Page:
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Student challenges the scope of HOA power in their state: 'It is possible to change the world for the better'

"Just takes persistence!"

Yard with native plants.

Photo Credit: iStock

Many homeowners who want to make eco-friendly home improvements have found their HOAs standing in their way, but all it takes to change that is an update in policy — and this student wanted to give it a shot.

"HELP: Need ideas and resources for a policy memo that stops HOAs from demolishing wildflower/native/agricultural lawns," they said in a Reddit post on an anti-lawn community

Supporters of the anti-lawn movement are in favor of grass alternatives like xeriscaping, native plants, and clover, as these save money, water, and time while often providing food for pollinators.

But HOAs, with their standards for the appearance of the neighborhood and their legal ability to fine homeowners, often require grass — and in many states, they get their way.

However, the state government can change that. "I'm working on writing a climate policy memo in my university to bring to a local governor's attention," said this Redditor in their post. "I want to bring awareness and vouch for basically everything this subreddit stands for, with a focus on allowing native gardens on your lawn and removal of monoculture lawn enforcement from HOAs."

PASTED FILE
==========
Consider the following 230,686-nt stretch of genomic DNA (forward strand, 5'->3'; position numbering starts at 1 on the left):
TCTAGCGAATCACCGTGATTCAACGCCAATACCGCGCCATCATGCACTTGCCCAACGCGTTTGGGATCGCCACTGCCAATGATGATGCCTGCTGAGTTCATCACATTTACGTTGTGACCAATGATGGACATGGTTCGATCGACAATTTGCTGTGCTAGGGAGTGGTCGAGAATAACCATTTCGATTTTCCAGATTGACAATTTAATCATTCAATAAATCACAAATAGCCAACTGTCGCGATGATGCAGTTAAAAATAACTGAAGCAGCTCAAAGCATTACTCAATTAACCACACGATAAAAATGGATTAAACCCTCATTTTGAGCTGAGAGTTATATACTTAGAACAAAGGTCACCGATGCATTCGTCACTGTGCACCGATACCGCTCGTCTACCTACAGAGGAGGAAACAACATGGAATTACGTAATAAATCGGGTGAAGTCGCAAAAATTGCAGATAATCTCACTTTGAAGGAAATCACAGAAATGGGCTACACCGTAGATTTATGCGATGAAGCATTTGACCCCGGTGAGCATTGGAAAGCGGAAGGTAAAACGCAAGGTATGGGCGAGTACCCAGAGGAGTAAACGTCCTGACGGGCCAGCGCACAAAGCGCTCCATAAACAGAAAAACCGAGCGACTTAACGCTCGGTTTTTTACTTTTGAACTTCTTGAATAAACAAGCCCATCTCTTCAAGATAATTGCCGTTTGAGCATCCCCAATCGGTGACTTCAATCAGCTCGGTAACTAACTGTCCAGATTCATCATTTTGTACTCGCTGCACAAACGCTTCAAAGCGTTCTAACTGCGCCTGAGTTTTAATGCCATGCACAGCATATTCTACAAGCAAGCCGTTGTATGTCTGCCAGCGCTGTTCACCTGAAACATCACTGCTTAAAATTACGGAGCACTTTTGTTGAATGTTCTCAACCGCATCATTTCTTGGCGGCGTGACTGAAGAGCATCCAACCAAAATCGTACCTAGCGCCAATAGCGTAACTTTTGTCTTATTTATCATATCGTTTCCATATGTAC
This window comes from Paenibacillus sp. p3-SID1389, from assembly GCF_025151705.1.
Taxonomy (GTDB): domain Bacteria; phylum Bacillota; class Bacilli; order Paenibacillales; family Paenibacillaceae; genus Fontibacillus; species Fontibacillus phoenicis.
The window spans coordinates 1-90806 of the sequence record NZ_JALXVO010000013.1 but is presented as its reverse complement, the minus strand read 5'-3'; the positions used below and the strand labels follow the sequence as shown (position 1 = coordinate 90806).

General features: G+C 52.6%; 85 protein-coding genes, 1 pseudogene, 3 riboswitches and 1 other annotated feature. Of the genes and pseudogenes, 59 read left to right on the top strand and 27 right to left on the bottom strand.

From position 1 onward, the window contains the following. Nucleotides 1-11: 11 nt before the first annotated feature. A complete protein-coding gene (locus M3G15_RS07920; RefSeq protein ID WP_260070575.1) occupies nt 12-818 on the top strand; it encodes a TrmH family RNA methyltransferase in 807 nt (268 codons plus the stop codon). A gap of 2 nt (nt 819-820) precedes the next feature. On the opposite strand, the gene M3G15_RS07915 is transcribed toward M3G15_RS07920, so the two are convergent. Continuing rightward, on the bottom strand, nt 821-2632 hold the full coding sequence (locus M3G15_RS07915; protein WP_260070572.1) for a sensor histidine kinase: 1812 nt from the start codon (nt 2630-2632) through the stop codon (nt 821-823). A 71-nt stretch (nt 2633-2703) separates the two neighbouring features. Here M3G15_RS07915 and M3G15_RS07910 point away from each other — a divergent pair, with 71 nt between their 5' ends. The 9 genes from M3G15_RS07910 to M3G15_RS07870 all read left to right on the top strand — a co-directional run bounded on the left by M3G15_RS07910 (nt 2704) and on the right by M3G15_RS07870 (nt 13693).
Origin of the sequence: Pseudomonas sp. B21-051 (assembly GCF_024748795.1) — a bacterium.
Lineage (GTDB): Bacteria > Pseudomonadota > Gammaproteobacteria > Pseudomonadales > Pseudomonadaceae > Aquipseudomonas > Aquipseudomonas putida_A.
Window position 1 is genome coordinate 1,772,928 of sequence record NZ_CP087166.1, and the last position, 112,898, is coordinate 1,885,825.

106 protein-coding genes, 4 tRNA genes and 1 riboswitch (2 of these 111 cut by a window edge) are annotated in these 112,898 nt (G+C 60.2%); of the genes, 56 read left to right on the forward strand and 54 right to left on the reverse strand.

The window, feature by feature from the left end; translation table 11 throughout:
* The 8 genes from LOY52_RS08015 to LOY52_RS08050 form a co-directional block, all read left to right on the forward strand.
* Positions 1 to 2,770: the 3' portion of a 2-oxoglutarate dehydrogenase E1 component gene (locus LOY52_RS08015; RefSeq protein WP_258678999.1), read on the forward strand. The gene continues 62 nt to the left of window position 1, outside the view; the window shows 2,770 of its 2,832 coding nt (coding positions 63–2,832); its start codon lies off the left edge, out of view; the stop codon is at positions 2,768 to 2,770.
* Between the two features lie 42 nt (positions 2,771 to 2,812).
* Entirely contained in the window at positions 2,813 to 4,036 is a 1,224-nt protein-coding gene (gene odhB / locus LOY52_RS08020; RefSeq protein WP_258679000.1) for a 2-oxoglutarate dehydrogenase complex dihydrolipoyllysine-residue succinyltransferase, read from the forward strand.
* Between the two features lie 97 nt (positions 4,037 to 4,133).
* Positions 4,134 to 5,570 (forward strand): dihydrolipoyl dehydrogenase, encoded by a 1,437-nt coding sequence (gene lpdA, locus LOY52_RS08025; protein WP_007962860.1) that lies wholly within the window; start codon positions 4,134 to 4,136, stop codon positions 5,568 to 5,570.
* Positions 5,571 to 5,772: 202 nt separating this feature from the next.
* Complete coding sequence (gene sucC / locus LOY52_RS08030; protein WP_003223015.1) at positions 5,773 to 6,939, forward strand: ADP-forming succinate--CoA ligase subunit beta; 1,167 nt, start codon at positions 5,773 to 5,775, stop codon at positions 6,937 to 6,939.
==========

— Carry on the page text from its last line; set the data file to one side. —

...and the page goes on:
To achieve their goal, they asked for help finding references. "Help me find resources of other states where a precedent has already been set, or bring ideas of where a strong argument for this idea could be made," they said.

Native lawn lovers in the subreddit brought their A-game.

"The great state of Maryland passed such legislation; you could look into that," said one commenter.

The law they were referring to passed in Maryland after Janet and Jeff Crouch, avid native plant gardeners, got into a battle with their own HOA about what they were allowed to plant. The result was greater freedom for homeowners throughout the state to make decisions for their own property.

"Thank you so much! This matches pretty closely to what I'm trying to do in Washington!" said the original poster.

"As you can see it is possible to change the world for the better. Just takes persistence!" said another commenter.

"Florida has a law that prohibits other jurisdictions from preventing 'Florida-friendly landscaping,'" another user pointed out.

"You could consider writing legislation that makes HOAs illegal," joked another Redditor.

What's often easier is changing an HOA's rules from the inside. Here's how.

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